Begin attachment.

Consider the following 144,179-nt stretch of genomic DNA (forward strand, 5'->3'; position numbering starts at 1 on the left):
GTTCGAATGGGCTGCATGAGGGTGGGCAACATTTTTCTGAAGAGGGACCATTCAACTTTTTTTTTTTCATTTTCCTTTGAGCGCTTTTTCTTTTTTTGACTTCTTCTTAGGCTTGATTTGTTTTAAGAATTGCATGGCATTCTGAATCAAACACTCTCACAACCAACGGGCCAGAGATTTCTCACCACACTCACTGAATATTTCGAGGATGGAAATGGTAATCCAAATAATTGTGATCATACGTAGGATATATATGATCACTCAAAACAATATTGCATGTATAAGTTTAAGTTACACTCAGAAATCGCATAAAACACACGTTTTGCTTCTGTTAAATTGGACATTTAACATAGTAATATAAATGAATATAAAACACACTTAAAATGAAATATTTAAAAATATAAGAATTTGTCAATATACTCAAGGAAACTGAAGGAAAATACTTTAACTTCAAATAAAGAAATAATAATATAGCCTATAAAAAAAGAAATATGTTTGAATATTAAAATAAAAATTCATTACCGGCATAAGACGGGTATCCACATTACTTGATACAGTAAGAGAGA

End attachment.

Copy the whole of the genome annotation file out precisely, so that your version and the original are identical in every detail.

Consider the following 144,179-nt stretch of genomic DNA (forward strand, 5'->3'; position numbering starts at 1 on the left):
GTTCGAATGGGCTGCATGAGGGTGGGCAACATTTTTCTGAAGAGGGACCATTCAACTTTTTTTTTTTCATTTTCCTTTGAGCGCTTTTTCTTTTTTTGACTTCTTCTTAGGCTTGATTTGTTTTAAGAATTGCATGGCATTCTGAATCAAACACTCTCACAACCAACGGGCCAGAGATTTCTCACCACACTCACTGAATATTTCGAGGATGGAAATGGTAATCCAAATAATTGTGATCATACGTAGGATATATATGATCACTCAAAACAATATTGCATGTATAAGTTTAAGTTACACTCAGAAATCGCATAAAACACACGTTTTGCTTCTGTTAAATTGGACATTTAACATAGTAATATAAATGAATATAAAACACACTTAAAATGAAATATTTAAAAATATAAGAATTTGTCAATATACTCAAGGAAACTGAAGGAAAATACTTTAACTTCAAATAAAGAAATAATAATATAGCCTATAAAAAAAGAAATATGTTTGAATATTAAAATAAAAATTCATTACCGGCATAAGACGGGTATCCACATTACTTGATACAGTAAGAGAGA